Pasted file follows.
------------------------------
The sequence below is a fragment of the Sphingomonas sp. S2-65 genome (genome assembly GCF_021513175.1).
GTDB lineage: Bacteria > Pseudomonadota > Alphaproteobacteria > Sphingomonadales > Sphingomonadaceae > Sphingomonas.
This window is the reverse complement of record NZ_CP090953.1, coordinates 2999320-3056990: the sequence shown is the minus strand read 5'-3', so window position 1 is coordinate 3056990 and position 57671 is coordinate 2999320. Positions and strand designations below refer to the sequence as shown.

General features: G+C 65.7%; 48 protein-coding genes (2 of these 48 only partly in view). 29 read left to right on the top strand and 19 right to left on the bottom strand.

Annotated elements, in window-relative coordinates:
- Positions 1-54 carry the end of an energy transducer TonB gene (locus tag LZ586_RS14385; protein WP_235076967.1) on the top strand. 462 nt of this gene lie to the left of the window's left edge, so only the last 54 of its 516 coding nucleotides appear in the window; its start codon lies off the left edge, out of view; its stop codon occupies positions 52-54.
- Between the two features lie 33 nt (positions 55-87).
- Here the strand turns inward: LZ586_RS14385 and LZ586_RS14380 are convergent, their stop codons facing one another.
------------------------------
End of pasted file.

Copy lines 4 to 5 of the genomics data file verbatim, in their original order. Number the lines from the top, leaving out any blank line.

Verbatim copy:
General features: G+C 65.7%; 48 protein-coding genes (2 of these 48 only partly in view). 29 read left to right on the top strand and 19 right to left on the bottom strand.

Annotated elements, in window-relative coordinates: